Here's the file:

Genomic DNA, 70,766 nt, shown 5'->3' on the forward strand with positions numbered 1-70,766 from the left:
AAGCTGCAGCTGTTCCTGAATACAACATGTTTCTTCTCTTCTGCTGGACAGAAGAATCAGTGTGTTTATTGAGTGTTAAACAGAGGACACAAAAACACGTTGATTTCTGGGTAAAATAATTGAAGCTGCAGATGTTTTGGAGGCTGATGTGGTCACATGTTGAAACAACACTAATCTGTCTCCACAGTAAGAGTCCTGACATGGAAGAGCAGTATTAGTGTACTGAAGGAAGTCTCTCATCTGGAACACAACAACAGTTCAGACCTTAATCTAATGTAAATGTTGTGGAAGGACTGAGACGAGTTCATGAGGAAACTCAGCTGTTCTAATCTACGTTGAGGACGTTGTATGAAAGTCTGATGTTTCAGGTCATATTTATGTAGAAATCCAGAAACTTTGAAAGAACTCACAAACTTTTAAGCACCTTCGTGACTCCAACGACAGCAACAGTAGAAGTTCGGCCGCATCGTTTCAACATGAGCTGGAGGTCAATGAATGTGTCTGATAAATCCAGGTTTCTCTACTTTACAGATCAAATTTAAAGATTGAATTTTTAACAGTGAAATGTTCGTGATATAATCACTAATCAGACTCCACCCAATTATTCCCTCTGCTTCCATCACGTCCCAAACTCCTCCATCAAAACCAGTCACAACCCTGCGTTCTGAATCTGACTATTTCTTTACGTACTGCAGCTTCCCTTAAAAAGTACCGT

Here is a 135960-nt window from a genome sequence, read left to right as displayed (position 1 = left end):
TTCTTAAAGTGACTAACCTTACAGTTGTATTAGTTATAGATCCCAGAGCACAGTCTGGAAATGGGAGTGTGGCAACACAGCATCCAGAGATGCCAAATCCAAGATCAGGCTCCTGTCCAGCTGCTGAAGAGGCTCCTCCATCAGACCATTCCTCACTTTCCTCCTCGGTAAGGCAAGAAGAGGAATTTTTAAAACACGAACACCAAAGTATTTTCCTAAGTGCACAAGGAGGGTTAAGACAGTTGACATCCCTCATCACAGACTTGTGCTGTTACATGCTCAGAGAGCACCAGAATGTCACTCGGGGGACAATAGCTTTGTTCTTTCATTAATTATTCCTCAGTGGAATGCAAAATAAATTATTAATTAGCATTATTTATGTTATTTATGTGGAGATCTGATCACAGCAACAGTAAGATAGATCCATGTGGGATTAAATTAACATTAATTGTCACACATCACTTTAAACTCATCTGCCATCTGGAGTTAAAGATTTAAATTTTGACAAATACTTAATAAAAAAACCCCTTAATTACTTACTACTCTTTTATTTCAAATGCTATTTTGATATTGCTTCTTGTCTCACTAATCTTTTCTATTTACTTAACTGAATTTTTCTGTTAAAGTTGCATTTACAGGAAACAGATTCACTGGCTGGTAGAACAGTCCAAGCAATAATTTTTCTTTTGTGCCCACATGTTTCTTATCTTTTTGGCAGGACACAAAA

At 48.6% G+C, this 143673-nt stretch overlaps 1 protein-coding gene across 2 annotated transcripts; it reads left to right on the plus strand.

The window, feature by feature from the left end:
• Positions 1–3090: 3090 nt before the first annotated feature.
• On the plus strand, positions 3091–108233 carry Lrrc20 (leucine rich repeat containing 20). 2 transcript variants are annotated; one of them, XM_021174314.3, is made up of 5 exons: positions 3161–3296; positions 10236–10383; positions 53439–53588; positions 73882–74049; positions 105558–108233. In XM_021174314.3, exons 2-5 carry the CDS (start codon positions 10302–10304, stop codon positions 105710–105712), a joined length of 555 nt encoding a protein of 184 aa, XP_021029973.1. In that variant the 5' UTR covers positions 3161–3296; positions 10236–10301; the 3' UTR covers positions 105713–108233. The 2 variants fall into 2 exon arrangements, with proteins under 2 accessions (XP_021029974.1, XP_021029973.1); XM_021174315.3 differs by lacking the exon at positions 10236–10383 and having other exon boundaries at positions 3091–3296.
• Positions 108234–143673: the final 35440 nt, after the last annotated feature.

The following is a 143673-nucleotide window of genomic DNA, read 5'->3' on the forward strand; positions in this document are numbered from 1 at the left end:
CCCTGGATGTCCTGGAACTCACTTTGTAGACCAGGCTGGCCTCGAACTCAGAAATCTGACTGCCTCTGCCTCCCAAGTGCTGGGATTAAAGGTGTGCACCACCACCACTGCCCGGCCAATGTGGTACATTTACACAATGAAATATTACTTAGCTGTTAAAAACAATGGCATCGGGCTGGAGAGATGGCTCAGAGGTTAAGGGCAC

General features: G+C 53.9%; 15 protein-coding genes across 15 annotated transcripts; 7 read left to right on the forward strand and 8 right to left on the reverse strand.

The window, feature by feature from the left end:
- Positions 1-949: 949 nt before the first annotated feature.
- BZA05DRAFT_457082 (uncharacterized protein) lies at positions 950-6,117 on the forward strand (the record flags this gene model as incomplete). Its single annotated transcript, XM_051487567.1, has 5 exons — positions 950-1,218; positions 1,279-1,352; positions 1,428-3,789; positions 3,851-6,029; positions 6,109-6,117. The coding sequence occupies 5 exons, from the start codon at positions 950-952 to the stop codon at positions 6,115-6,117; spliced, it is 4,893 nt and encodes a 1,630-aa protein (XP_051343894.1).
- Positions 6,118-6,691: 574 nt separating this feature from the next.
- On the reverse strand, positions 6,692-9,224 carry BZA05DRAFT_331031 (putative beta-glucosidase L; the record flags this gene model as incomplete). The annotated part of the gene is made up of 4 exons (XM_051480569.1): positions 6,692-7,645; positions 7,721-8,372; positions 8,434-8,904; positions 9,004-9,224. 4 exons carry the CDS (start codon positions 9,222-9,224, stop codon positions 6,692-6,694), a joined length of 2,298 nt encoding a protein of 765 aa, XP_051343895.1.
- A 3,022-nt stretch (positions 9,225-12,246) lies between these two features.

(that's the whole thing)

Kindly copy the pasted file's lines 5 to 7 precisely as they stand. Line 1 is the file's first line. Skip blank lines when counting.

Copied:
At 48.6% G+C, this 143673-nt stretch overlaps 1 protein-coding gene across 2 annotated transcripts; it reads left to right on the plus strand.

The window, feature by feature from the left end:
• Positions 1–3090: 3090 nt before the first annotated feature.